import SwiftString // mine
import SwiftString // someone else's. oops.
Two SwiftString packages cannot be used simultaneously without some form of namespace resolution. Moving back to Cocoa-style namespacing, for example ESSwiftString, feels ugly and antithetical to Swift. Swift should encourage recognizable, easy-to-understand module names. This proposal addresses this rare but possible conflict.

Under the current system, same-named modules:

import PackageDescription
let package = Package (
    name: "myutility",
        dependencies: [
        .Package(url: "https://github.com/erica/SwiftString.git",
                 majorVersion: 1),
        .Package(url: "https://github.com/nudas/SwiftString.git",
                 majorVersion: 1),
        ]

)
produce the following error:

% swift build
Cloning Packages/SwiftString
Using version 1.0.5 of package SwiftString
Cloning Packages/SwiftString
/usr/bin/git clone --recursive --depth 10 https://github.com/nudas/SwiftString.git /home/erica/Work/test/Packages/SwiftString
fatal: destination path '/home/erica/Work/test/Packages/SwiftString' already exists and is not an empty directory.

swift-build: Failed to clone https://github.com/nudas/SwiftString.git to /home/erica/Work/test/Packages/SwiftString
Makefile:3: recipe for target 'all' failed
make: *** [all] Error 1
<https://gist.github.com/erica/c6553a5f6f35e7462074#detail-design>Detail Design

Under this proposal, the Swift Package manager uses reverse domain naming to differentiate otherwise identically-named items. The two conflicting packages in the following example:

import PackageDescription
let package = Package (
    name: "MyUtility",
    dependencies: [
    .Package(url: "https://github.com/erica/SwiftString.git",
                 majorVersion: 1),
    .Package(url: "https://github.com/bob/SwiftString.git",
                 majorVersion: 1),
    ]
)
unpack to Packages/com.github.erica.SwiftString and Packages/com.github.bob.SwiftString rather than Packages/SwiftString.

These can then be imported using the full RDN notation:

import com.github.erica.SwiftString
import com.github.bob.SwiftString
Reverse domain names

are rarely used outside the import statement and only to distinguish overlapping implementations
are relatively short
are already well established for Apple app distribution
are tied to the hosting repo
<https://gist.github.com/erica/c6553a5f6f35e7462074#future-directions>Future Directions

However concise, using reverse domain names bring verbiage to name conflicts. Upon adopting this proposal, I intend following through with language specific proposals that allow either import as or right-to-left namespacing.

A Swift import as statement would allow a developer to rename a module on import:

import com.github.erica.SwiftString as EricaString
A right-to-left alternative would require only as much of the reverse domain name prefix as needed to distinguish one implementation from another, for example:

erica.SwiftString.print(x)
bob.SwiftString.print(x)
although presumably the fully specified RDN prefix could be used as well:

com.github.erica.SwiftString.print(x)
<https://gist.github.com/erica/c6553a5f6f35e7462074#acknowledgements>Acknowledgements

Thanks to Joe Groff <https://github.com/jckarter>, Ankit Aggarwal <https://github.com/aciidb0mb3r>, Max Howell, Daniel Dunbar, Kostiantyn Koval


(Erica Sadun) #4

*headbang* *headbang* *headbang*

Possible situations:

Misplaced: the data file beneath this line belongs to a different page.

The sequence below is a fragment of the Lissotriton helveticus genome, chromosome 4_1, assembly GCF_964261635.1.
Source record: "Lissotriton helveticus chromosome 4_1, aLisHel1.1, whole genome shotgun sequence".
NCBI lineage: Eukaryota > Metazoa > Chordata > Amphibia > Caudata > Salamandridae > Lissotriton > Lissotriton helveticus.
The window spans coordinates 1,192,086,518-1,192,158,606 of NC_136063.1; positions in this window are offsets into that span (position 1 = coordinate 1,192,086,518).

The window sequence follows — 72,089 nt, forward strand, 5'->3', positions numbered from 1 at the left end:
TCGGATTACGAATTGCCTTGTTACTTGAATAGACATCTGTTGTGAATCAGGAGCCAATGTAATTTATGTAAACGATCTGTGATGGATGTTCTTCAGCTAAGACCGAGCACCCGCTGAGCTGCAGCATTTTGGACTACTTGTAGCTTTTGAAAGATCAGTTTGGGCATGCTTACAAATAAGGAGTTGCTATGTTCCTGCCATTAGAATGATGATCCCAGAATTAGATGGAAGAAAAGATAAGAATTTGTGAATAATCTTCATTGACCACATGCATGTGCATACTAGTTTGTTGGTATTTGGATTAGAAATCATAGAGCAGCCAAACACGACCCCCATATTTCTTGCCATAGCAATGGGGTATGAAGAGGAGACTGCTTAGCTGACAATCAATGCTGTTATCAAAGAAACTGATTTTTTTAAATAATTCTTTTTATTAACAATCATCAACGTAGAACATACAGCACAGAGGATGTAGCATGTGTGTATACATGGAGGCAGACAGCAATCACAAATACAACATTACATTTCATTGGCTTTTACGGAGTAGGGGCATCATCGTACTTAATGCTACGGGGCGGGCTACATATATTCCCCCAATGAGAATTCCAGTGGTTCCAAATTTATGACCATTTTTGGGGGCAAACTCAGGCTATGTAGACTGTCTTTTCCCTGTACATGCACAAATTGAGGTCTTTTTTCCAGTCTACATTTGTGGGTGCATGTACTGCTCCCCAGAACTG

* One package knows there's name conflicts, uses full dependency reverse namespacing
* Dependent package does not know there's name conflicts, but it has a dependency listed, so it uses only the nearest/most visible declaration.

Is there a way to resolve using some sort of rule system so that this somehow works? Can I assume that each module is compiled from the bottom to the top of the dependency graph so that the only conflicts ever seen would be higher in the graph where they know a priori that there's a more complicated import?

-- E

···

On Mar 31, 2016, at 12:37 PM, Ankit Agarwal <ankit@ankit.im> wrote:

I think if swiftpm renames `SwiftString` to `com.github.erica.SwiftString`, any other dependency having either `SwiftString` as dependency will not be able to use `import SwiftString` and thus fail to build.

On Thu, Mar 31, 2016 at 11:54 PM, Erica Sadun <erica@ericasadun.com <mailto:erica@ericasadun.com>> wrote:
I'm trying to clean up a few things while my kids are on Spring Break and decided to rewrite my package
conflict proposal, which follows.

This updated version does not require any language change (although one could be adopted later), does not
require any package change, and only affects the target directories and module names.

I'd appreciate any feedback you could give.

Thanks, -- Erica


(Max Howell) #5

I’m sorry I haven’t been as active in this issue.

For me, this is one of the really important issues and I want to make sure we do it right, so I’m letting my mind spin on it regularly.

Namespacing is more than just avoiding conflicts, it becomes part of a package’s identity, so it has social and community consequences.

···

On Mar 31, 2016, at 3:20 PM, Erica Sadun <erica@ericasadun.com> wrote:

*headbang* *headbang* *headbang*

Possible situations:

* One package knows there's name conflicts, uses full dependency reverse namespacing
* Dependent package does not know there's name conflicts, but it has a dependency listed, so it uses only the nearest/most visible declaration.

Is there a way to resolve using some sort of rule system so that this somehow works? Can I assume that each module is compiled from the bottom to the top of the dependency graph so that the only conflicts ever seen would be higher in the graph where they know a priori that there's a more complicated import?

-- E

On Mar 31, 2016, at 12:37 PM, Ankit Agarwal <ankit@ankit.im <mailto:ankit@ankit.im>> wrote:

I think if swiftpm renames `SwiftString` to `com.github.erica.SwiftString`, any other dependency having either `SwiftString` as dependency will not be able to use `import SwiftString` and thus fail to build.

On Thu, Mar 31, 2016 at 11:54 PM, Erica Sadun <erica@ericasadun.com <mailto:erica@ericasadun.com>> wrote:
I'm trying to clean up a few things while my kids are on Spring Break and decided to rewrite my package
conflict proposal, which follows.

This updated version does not require any language change (although one could be adopted later), does not
require any package change, and only affects the target directories and module names.

I'd appreciate any feedback you could give.

Thanks, -- Erica